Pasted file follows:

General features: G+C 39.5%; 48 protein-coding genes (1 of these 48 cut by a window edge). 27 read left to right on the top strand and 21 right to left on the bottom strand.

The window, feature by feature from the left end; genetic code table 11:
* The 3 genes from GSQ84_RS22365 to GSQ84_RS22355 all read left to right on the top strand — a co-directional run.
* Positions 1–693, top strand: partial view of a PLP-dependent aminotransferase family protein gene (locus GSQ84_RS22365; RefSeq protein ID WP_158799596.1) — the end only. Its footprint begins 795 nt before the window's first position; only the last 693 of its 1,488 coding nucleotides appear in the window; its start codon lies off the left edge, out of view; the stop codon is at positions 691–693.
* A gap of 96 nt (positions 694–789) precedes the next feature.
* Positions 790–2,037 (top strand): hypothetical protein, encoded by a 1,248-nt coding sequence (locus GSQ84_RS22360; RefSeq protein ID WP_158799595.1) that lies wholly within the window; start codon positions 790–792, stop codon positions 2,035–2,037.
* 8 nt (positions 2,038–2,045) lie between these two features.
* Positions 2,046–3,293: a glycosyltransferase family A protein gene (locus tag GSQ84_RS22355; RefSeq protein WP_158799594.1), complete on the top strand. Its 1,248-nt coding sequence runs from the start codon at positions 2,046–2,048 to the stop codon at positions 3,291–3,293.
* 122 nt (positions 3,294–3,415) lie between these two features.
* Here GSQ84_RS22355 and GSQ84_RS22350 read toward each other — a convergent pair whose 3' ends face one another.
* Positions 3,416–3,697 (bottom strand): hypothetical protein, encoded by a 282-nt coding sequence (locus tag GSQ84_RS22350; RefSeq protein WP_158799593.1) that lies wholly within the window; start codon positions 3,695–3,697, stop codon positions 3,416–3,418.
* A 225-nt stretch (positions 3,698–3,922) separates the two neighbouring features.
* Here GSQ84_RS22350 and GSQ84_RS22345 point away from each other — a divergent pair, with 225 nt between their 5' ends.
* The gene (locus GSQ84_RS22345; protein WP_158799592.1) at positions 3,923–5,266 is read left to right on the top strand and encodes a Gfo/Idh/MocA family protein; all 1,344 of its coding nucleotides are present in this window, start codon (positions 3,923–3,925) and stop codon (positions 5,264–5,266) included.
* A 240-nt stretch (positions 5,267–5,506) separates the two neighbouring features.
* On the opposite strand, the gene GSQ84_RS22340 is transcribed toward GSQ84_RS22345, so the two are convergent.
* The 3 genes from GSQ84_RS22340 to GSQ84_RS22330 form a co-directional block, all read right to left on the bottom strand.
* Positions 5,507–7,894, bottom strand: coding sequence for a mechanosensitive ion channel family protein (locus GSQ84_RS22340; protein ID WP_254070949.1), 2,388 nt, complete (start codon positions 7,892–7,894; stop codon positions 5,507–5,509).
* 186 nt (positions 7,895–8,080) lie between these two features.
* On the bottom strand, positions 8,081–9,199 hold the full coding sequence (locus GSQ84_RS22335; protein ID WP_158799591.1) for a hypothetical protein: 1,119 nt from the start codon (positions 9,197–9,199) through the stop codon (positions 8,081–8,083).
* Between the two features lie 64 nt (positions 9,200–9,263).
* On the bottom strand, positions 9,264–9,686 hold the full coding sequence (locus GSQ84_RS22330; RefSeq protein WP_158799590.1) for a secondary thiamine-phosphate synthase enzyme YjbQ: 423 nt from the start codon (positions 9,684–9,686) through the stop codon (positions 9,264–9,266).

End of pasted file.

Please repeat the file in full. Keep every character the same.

General features: G+C 39.5%; 48 protein-coding genes (1 of these 48 cut by a window edge). 27 read left to right on the top strand and 21 right to left on the bottom strand.

The window, feature by feature from the left end; genetic code table 11:
* The 3 genes from GSQ84_RS22365 to GSQ84_RS22355 all read left to right on the top strand — a co-directional run.
* Positions 1–693, top strand: partial view of a PLP-dependent aminotransferase family protein gene (locus GSQ84_RS22365; RefSeq protein ID WP_158799596.1) — the end only. Its footprint begins 795 nt before the window's first position; only the last 693 of its 1,488 coding nucleotides appear in the window; its start codon lies off the left edge, out of view; the stop codon is at positions 691–693.
* A gap of 96 nt (positions 694–789) precedes the next feature.
* Positions 790–2,037 (top strand): hypothetical protein, encoded by a 1,248-nt coding sequence (locus GSQ84_RS22360; RefSeq protein ID WP_158799595.1) that lies wholly within the window; start codon positions 790–792, stop codon positions 2,035–2,037.
* 8 nt (positions 2,038–2,045) lie between these two features.
* Positions 2,046–3,293: a glycosyltransferase family A protein gene (locus tag GSQ84_RS22355; RefSeq protein WP_158799594.1), complete on the top strand. Its 1,248-nt coding sequence runs from the start codon at positions 2,046–2,048 to the stop codon at positions 3,291–3,293.
* 122 nt (positions 3,294–3,415) lie between these two features.
* Here GSQ84_RS22355 and GSQ84_RS22350 read toward each other — a convergent pair whose 3' ends face one another.
* Positions 3,416–3,697 (bottom strand): hypothetical protein, encoded by a 282-nt coding sequence (locus tag GSQ84_RS22350; RefSeq protein WP_158799593.1) that lies wholly within the window; start codon positions 3,695–3,697, stop codon positions 3,416–3,418.
* A 225-nt stretch (positions 3,698–3,922) separates the two neighbouring features.
* Here GSQ84_RS22350 and GSQ84_RS22345 point away from each other — a divergent pair, with 225 nt between their 5' ends.
* The gene (locus GSQ84_RS22345; protein WP_158799592.1) at positions 3,923–5,266 is read left to right on the top strand and encodes a Gfo/Idh/MocA family protein; all 1,344 of its coding nucleotides are present in this window, start codon (positions 3,923–3,925) and stop codon (positions 5,264–5,266) included.
* A 240-nt stretch (positions 5,267–5,506) separates the two neighbouring features.
* On the opposite strand, the gene GSQ84_RS22340 is transcribed toward GSQ84_RS22345, so the two are convergent.
* The 3 genes from GSQ84_RS22340 to GSQ84_RS22330 form a co-directional block, all read right to left on the bottom strand.
* Positions 5,507–7,894, bottom strand: coding sequence for a mechanosensitive ion channel family protein (locus GSQ84_RS22340; protein ID WP_254070949.1), 2,388 nt, complete (start codon positions 7,892–7,894; stop codon positions 5,507–5,509).
* 186 nt (positions 7,895–8,080) lie between these two features.
* On the bottom strand, positions 8,081–9,199 hold the full coding sequence (locus GSQ84_RS22335; protein ID WP_158799591.1) for a hypothetical protein: 1,119 nt from the start codon (positions 9,197–9,199) through the stop codon (positions 8,081–8,083).
* Between the two features lie 64 nt (positions 9,200–9,263).
* On the bottom strand, positions 9,264–9,686 hold the full coding sequence (locus GSQ84_RS22330; RefSeq protein WP_158799590.1) for a secondary thiamine-phosphate synthase enzyme YjbQ: 423 nt from the start codon (positions 9,684–9,686) through the stop codon (positions 9,264–9,266).